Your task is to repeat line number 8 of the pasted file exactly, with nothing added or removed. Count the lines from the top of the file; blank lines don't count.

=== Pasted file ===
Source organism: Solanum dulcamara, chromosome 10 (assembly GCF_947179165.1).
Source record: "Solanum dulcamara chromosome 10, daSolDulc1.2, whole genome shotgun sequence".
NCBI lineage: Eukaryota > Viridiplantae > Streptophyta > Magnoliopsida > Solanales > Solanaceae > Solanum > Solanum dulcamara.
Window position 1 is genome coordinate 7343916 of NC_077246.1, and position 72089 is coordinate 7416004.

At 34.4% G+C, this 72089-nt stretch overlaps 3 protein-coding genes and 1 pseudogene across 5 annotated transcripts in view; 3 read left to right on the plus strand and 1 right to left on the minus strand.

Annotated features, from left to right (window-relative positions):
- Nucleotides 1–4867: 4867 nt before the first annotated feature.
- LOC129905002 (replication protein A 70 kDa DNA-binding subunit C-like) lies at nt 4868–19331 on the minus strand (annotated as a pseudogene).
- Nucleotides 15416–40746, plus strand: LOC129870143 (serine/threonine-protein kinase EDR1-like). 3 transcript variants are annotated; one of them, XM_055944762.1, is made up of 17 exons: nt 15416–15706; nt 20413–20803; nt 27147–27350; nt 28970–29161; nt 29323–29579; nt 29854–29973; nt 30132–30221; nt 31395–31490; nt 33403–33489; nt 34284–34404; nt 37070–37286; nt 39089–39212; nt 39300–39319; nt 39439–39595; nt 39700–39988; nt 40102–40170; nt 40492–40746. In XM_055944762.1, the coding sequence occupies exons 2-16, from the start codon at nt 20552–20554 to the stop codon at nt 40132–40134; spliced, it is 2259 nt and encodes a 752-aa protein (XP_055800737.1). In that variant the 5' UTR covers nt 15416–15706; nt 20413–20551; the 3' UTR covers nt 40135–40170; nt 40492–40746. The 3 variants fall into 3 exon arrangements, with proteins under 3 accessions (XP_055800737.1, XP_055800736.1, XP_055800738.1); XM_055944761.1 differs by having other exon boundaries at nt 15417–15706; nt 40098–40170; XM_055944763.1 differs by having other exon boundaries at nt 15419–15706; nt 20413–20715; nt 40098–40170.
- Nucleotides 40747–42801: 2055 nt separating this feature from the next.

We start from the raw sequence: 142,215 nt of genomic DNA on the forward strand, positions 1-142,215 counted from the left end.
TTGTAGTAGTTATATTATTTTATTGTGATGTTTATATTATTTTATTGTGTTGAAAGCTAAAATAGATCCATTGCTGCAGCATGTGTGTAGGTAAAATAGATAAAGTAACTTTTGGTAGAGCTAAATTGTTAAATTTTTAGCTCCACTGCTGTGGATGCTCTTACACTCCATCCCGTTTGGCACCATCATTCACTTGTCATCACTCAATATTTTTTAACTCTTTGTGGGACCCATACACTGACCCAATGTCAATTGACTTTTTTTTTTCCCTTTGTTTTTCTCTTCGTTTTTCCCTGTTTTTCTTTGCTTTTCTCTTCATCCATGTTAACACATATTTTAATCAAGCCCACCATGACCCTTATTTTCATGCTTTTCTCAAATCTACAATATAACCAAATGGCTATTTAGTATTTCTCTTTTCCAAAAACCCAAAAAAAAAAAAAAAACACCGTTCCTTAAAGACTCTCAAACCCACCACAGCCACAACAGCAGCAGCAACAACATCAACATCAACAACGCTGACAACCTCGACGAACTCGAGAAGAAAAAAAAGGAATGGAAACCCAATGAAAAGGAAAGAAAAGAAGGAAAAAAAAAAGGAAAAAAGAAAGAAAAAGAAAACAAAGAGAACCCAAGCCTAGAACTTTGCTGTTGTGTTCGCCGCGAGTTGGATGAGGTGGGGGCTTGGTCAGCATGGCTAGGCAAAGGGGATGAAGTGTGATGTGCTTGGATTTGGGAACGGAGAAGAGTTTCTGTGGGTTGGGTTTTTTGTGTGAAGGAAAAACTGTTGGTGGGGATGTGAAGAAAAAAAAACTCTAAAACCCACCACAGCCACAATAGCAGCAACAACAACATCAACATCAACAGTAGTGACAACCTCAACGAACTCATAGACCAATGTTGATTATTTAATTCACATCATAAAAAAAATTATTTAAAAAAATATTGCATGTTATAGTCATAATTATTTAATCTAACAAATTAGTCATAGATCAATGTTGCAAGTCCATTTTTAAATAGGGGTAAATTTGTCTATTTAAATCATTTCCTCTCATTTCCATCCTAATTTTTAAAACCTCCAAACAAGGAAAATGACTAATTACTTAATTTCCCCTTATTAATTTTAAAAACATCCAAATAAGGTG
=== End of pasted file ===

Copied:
- LOC129905002 (replication protein A 70 kDa DNA-binding subunit C-like) lies at nt 4868–19331 on the minus strand (annotated as a pseudogene).